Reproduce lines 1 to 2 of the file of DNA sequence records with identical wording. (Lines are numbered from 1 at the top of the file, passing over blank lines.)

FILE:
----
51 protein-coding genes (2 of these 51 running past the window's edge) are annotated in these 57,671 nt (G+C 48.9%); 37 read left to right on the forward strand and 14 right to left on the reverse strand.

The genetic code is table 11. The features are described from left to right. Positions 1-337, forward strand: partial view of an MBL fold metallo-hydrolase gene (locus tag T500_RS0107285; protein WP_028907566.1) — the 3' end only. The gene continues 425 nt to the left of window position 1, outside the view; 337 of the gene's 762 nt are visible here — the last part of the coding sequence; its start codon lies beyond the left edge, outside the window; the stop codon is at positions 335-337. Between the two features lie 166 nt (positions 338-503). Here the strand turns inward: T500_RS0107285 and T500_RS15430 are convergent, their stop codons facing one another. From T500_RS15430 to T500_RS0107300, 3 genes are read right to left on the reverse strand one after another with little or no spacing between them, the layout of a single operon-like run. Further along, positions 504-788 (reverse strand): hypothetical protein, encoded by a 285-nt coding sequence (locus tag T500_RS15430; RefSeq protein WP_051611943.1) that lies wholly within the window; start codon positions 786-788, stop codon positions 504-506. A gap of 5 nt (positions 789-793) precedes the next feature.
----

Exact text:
51 protein-coding genes (2 of these 51 running past the window's edge) are annotated in these 57,671 nt (G+C 48.9%); 37 read left to right on the forward strand and 14 right to left on the reverse strand.

The genetic code is table 11. The features are described from left to right. Positions 1-337, forward strand: partial view of an MBL fold metallo-hydrolase gene (locus tag T500_RS0107285; protein WP_028907566.1) — the 3' end only. The gene continues 425 nt to the left of window position 1, outside the view; 337 of the gene's 762 nt are visible here — the last part of the coding sequence; its start codon lies beyond the left edge, outside the window; the stop codon is at positions 335-337. Between the two features lie 166 nt (positions 338-503). Here the strand turns inward: T500_RS0107285 and T500_RS15430 are convergent, their stop codons facing one another. From T500_RS15430 to T500_RS0107300, 3 genes are read right to left on the reverse strand one after another with little or no spacing between them, the layout of a single operon-like run. Further along, positions 504-788 (reverse strand): hypothetical protein, encoded by a 285-nt coding sequence (locus tag T500_RS15430; RefSeq protein WP_051611943.1) that lies wholly within the window; start codon positions 786-788, stop codon positions 504-506. A gap of 5 nt (positions 789-793) precedes the next feature.